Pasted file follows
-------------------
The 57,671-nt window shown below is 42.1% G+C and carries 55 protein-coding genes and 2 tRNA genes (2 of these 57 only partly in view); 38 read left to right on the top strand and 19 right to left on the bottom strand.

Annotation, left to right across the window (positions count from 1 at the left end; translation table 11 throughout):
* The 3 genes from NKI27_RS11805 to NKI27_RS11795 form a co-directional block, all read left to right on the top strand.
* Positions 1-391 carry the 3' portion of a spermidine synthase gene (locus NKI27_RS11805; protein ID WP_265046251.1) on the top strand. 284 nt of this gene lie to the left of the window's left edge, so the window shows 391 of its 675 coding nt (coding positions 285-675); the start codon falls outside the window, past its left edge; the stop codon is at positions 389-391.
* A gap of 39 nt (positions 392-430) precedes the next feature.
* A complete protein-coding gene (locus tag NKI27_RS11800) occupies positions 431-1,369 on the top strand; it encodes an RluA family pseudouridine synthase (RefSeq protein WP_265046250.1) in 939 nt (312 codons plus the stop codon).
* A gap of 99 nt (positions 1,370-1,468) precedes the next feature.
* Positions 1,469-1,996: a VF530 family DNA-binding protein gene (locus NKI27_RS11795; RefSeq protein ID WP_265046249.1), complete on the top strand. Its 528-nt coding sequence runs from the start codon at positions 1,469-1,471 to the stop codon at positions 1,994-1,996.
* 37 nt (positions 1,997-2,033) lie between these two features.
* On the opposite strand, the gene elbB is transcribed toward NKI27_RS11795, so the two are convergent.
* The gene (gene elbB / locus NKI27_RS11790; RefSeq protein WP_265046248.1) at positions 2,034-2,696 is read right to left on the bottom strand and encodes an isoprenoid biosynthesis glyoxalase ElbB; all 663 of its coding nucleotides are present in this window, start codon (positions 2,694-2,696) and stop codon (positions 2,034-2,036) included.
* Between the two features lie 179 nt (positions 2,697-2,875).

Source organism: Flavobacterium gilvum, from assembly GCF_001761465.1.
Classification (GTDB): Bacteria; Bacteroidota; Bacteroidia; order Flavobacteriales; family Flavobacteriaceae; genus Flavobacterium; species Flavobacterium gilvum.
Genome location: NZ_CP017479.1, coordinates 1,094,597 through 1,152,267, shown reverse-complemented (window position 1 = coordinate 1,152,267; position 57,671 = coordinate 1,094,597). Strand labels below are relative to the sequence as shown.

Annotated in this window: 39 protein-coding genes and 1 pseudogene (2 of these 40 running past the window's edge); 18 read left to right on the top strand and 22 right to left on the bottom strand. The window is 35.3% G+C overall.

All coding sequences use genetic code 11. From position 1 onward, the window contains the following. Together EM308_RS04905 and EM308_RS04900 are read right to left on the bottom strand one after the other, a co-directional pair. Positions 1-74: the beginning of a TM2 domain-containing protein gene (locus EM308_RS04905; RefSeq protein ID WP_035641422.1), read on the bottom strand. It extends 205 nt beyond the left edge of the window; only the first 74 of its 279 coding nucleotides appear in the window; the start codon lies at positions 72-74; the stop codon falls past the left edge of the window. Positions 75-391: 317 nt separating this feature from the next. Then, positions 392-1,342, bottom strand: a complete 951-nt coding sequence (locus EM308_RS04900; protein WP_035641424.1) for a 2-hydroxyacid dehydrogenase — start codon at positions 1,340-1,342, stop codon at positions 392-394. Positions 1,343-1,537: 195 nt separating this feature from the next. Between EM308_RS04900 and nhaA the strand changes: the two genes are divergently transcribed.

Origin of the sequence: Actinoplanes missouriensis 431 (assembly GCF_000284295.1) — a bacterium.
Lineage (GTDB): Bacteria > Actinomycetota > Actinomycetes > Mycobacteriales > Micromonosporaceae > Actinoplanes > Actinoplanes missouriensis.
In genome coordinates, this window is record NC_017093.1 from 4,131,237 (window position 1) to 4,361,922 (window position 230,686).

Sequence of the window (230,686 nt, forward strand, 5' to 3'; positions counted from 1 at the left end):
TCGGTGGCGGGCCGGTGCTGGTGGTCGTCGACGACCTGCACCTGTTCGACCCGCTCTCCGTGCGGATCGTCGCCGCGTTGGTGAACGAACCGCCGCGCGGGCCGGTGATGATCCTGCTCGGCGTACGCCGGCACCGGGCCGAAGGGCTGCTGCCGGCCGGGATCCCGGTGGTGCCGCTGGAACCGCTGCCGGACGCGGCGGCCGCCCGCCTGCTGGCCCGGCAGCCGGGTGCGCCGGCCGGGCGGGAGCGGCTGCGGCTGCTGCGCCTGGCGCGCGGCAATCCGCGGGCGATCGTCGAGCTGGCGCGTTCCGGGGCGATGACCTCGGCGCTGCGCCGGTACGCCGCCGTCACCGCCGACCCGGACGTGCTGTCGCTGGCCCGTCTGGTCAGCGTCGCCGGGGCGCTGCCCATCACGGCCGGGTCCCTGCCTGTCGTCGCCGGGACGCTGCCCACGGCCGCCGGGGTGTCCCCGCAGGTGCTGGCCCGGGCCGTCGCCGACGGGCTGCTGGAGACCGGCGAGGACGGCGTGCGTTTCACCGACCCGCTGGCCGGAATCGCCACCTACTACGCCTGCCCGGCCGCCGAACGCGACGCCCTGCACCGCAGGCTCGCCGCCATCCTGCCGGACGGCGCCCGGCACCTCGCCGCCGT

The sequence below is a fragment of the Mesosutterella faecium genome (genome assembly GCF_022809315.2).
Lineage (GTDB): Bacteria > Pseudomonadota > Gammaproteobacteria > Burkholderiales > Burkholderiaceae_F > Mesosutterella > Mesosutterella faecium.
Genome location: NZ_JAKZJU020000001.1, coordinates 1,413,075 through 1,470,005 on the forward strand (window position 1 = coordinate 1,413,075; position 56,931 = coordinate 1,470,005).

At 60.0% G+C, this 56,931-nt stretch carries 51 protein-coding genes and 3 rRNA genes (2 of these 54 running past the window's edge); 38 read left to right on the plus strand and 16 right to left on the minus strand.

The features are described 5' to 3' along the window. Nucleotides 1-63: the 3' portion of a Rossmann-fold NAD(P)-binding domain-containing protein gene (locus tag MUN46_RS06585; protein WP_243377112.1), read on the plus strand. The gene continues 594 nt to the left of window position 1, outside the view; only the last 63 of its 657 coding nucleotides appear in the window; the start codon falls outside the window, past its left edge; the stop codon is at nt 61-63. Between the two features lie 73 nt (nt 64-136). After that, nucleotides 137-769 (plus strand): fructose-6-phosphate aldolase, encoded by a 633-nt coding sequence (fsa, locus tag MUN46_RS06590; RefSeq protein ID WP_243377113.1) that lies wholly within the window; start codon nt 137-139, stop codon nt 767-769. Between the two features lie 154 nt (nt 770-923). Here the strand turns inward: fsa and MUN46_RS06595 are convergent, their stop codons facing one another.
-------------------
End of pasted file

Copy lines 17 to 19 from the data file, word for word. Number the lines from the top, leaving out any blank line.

All coding sequences use genetic code 11. From position 1 onward, the window contains the following. Together EM308_RS04905 and EM308_RS04900 are read right to left on the bottom strand one after the other, a co-directional pair. Positions 1-74: the beginning of a TM2 domain-containing protein gene (locus EM308_RS04905; RefSeq protein ID WP_035641422.1), read on the bottom strand. It extends 205 nt beyond the left edge of the window; only the first 74 of its 279 coding nucleotides appear in the window; the start codon lies at positions 72-74; the stop codon falls past the left edge of the window. Positions 75-391: 317 nt separating this feature from the next. Then, positions 392-1,342, bottom strand: a complete 951-nt coding sequence (locus EM308_RS04900; protein WP_035641424.1) for a 2-hydroxyacid dehydrogenase — start codon at positions 1,340-1,342, stop codon at positions 392-394. Positions 1,343-1,537: 195 nt separating this feature from the next. Between EM308_RS04900 and nhaA the strand changes: the two genes are divergently transcribed.

Origin of the sequence: Actinoplanes missouriensis 431 (assembly GCF_000284295.1) — a bacterium.
Lineage (GTDB): Bacteria > Actinomycetota > Actinomycetes > Mycobacteriales > Micromonosporaceae > Actinoplanes > Actinoplanes missouriensis.